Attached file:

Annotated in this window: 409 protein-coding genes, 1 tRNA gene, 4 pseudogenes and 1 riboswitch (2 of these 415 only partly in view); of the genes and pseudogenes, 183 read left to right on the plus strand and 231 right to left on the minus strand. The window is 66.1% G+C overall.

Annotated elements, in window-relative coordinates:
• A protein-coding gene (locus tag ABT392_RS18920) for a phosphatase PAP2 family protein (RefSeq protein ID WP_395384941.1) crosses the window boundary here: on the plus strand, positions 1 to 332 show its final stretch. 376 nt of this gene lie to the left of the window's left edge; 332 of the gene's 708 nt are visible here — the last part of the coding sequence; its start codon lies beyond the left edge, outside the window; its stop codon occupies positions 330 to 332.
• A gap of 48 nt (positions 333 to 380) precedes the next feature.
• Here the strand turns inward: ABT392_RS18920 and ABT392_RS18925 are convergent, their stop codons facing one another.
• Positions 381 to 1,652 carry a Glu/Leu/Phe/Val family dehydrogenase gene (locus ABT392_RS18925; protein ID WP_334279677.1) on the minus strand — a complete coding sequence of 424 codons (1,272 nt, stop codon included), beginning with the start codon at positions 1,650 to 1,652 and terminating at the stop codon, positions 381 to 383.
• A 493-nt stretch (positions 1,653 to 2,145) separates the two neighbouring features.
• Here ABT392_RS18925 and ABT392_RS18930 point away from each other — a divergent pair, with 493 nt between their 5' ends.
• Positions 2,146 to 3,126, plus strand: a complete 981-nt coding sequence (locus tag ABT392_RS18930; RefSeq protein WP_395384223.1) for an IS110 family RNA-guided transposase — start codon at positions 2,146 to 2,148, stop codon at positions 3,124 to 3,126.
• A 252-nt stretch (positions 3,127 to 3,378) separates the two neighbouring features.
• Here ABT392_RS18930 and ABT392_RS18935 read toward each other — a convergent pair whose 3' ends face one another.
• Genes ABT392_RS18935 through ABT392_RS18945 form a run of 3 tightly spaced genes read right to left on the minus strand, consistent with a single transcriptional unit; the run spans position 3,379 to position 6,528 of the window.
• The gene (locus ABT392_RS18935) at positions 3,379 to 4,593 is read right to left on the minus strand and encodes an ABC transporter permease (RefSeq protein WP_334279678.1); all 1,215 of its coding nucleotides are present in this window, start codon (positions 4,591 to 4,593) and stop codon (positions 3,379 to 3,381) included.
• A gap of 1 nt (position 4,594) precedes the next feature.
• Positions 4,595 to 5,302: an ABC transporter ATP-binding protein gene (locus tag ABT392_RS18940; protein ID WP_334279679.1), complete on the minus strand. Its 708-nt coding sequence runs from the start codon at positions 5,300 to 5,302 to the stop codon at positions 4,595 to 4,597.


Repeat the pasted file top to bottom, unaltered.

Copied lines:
Annotated in this window: 409 protein-coding genes, 1 tRNA gene, 4 pseudogenes and 1 riboswitch (2 of these 415 only partly in view); of the genes and pseudogenes, 183 read left to right on the plus strand and 231 right to left on the minus strand. The window is 66.1% G+C overall.

Annotated elements, in window-relative coordinates:
• A protein-coding gene (locus tag ABT392_RS18920) for a phosphatase PAP2 family protein (RefSeq protein ID WP_395384941.1) crosses the window boundary here: on the plus strand, positions 1 to 332 show its final stretch. 376 nt of this gene lie to the left of the window's left edge; 332 of the gene's 708 nt are visible here — the last part of the coding sequence; its start codon lies beyond the left edge, outside the window; its stop codon occupies positions 330 to 332.
• A gap of 48 nt (positions 333 to 380) precedes the next feature.
• Here the strand turns inward: ABT392_RS18920 and ABT392_RS18925 are convergent, their stop codons facing one another.
• Positions 381 to 1,652 carry a Glu/Leu/Phe/Val family dehydrogenase gene (locus ABT392_RS18925; protein ID WP_334279677.1) on the minus strand — a complete coding sequence of 424 codons (1,272 nt, stop codon included), beginning with the start codon at positions 1,650 to 1,652 and terminating at the stop codon, positions 381 to 383.
• A 493-nt stretch (positions 1,653 to 2,145) separates the two neighbouring features.
• Here ABT392_RS18925 and ABT392_RS18930 point away from each other — a divergent pair, with 493 nt between their 5' ends.
• Positions 2,146 to 3,126, plus strand: a complete 981-nt coding sequence (locus tag ABT392_RS18930; RefSeq protein WP_395384223.1) for an IS110 family RNA-guided transposase — start codon at positions 2,146 to 2,148, stop codon at positions 3,124 to 3,126.
• A 252-nt stretch (positions 3,127 to 3,378) separates the two neighbouring features.
• Here ABT392_RS18930 and ABT392_RS18935 read toward each other — a convergent pair whose 3' ends face one another.
• Genes ABT392_RS18935 through ABT392_RS18945 form a run of 3 tightly spaced genes read right to left on the minus strand, consistent with a single transcriptional unit; the run spans position 3,379 to position 6,528 of the window.
• The gene (locus ABT392_RS18935) at positions 3,379 to 4,593 is read right to left on the minus strand and encodes an ABC transporter permease (RefSeq protein WP_334279678.1); all 1,215 of its coding nucleotides are present in this window, start codon (positions 4,591 to 4,593) and stop codon (positions 3,379 to 3,381) included.
• A gap of 1 nt (position 4,594) precedes the next feature.
• Positions 4,595 to 5,302: an ABC transporter ATP-binding protein gene (locus tag ABT392_RS18940; protein ID WP_334279679.1), complete on the minus strand. Its 708-nt coding sequence runs from the start codon at positions 5,300 to 5,302 to the stop codon at positions 4,595 to 4,597.